Hard to escape politics — no matter how you try

Are you having as much fun as I am this election season? Seriously, waking up each day to the never-ending stream of slick, slimy attack ads, double-speak, and chummy, misleading recorded telephone vitriol, well, hey, it just makes you happy to be alive, doesn’t it?

Simply turn on the TV. “Good morning, folks,” the handsome, graying-but-distinguished gentleman on TV says sincerely. “I’d like to talk to you personally for a moment about the problems we’re facing in this country, and what I’d like to do about them. For example, my opponent wants to tax everyone into oblivion, which is obvious from his consistent refusal to debate me, and from the fact that he never tips a waiter more than 15 percent. This man hates children and widows and … oh, yeah, animals, he really hates animals, which is evident because he has no pets, and everyone knows his great-grandfather was a bootlegger!”

So, you change the channel. “Hello, North Dakota,” — for the record, I have no idea what’s going on politically in North Dakota, or if there’s anything going on in North Dakota at all … I’m not even sure there is such a place as North Dakota, which I may have made up in a dream — says the sweet, carefully coiffed and dressed soccer mom. “I want to go to Washington to fight for the things you care about. For example, I will introduce a bill to take every food that actually tastes good out of every school cafeteria in the nation, and to use healthy options to motivate our children: extra carrots for every A, more spinach and grapes for each winning football game … not that I think children should be playing football, which can be hurtful and competitive and therefore should be avoided. But, my opponent, on the other hand, has shown from his pants size alone that he wants your children to eat fried and processed foods until they can no longer move and must be rolled to school like giant watermelons, where they should all play football, even the girls!”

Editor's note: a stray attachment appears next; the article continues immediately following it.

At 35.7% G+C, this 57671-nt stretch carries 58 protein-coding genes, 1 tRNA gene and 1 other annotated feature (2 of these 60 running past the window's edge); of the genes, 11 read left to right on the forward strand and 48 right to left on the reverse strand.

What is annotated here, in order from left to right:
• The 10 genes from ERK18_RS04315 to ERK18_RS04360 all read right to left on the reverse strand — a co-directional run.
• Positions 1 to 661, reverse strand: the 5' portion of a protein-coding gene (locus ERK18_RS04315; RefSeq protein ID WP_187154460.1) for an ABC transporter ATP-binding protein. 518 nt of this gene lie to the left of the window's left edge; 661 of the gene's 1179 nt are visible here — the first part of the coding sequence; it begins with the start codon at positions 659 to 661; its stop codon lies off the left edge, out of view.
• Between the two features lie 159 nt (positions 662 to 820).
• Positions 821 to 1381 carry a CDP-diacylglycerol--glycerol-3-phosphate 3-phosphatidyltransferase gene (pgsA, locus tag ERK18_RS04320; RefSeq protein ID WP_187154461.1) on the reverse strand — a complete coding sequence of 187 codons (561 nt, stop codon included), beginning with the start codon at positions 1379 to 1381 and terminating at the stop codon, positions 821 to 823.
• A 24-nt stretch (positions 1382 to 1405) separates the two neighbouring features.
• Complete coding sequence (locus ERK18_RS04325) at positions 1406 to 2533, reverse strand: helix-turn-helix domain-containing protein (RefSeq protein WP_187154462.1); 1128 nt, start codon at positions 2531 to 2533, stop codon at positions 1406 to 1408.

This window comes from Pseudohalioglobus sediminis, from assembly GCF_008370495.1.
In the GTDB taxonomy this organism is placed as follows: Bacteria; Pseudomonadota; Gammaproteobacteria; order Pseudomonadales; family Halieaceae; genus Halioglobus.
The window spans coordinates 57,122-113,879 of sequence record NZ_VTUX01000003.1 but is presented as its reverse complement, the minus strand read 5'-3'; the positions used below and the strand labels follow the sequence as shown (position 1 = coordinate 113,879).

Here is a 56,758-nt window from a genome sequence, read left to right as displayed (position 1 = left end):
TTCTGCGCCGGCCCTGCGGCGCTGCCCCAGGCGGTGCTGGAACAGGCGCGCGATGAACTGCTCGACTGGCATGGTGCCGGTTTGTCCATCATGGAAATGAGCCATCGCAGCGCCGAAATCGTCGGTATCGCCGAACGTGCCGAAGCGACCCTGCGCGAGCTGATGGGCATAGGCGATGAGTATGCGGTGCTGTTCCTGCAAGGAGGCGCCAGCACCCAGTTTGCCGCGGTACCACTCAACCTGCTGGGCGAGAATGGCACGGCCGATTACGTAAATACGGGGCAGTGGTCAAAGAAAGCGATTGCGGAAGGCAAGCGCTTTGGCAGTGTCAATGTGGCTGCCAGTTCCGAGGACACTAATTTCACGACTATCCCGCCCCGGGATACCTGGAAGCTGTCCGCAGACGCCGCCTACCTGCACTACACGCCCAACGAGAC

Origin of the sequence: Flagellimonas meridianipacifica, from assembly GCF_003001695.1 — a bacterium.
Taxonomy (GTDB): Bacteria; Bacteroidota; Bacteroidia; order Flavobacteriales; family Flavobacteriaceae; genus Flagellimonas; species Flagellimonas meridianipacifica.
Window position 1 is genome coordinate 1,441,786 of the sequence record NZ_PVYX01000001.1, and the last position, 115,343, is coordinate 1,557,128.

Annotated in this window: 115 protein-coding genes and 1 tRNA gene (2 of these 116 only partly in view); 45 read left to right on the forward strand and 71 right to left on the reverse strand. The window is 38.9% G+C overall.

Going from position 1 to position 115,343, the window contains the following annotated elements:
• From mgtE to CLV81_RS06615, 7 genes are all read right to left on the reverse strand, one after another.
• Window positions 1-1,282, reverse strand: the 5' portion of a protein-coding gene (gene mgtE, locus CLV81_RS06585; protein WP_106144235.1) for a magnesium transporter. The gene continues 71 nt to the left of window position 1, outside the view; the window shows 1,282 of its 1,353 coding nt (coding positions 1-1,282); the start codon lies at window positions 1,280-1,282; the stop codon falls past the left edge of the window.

Riiiing. “Hi, there!” says the automated voice on the phone. “I’m Joe Candidate, and I hope you’ll take a minute to listen to my message for Missouri (again, possibly a made-up state). I want to return to Washington to represent you the way you should be represented — by someone who cares, someone who listens, someone who, unlike my opponent, loves flowers and puppies and long walks on the beach. And, I want to make it perfectly clear: Those racy twits … I mean tweets … that I sent to my old college roommate were in no way from me … uh … what I mean is … my opponent’s mother is huge!”

On the way to school, I turn on the radio. “I’m Johnny Incumbent, and I approved this ad. Did you know that my opponent has vowed to take money from seniors, force schools into bankruptcy, outlaw medical care and allow convicted felons to work at your local Starbucks? Yes, it’s true! Whereas I, as my record clearly shows, have always been against felons working at Starbucks. My opponent is also a lying atheist, nonbathing, sexually experimenting, flag-burning bunny-hater with ties to organized crime, and he may have murdered three people last week! So, please vote to send me, Johnny Incumbent, back to Washington. … This message paid for by your neighbors at Sendhimpacking.org.”

I walk up the drive with the dogs, opening the mail. “Dear Constituent and Friend,” the letter starts (and this “friend” hasn’t written me in … um … ever). “I need your help. I’m fighting to return to Washington and fix all the problems that, well frankly, my colleagues and I caused to begin with. Yes, my friend, only someone who voted the wrong way the first time can possibly know how to vote the right way the next time, am I right? Now, I won’t be able to do everything I want to do, of course, but if you send me giant, bottomless vats of money, I’ll see what I can do. So, please attend my upcoming breakfast, where I will answer spontaneous questions from my family members, which have not been prescreened at all, and I’ll take a picture with you as long as you don’t get like really close to me or anything. And, for good friends like you, it will only be a thousand dollars a plate. Come on, Utah! I miss Washington!!”

Hey, I’ve got an idea: “Hello, my name is Rookie. Listen up. I’ve never been in politics. I’ve never run for anything. I don’t know “how Washington works.” Maybe I’m not qualified. But, I’ve read the Constitution — has my opponent? Thank you.”

Now, that will get me to the polling place … plus, they have really good Starbucks coffee there.

Vicki Wentz’s column, which appears here on Sundays, is published in newspapers across the country. She is a high school teacher who lives in Chapel Hill, N.C. Readers may contact her at vwentz@mindspring.com.

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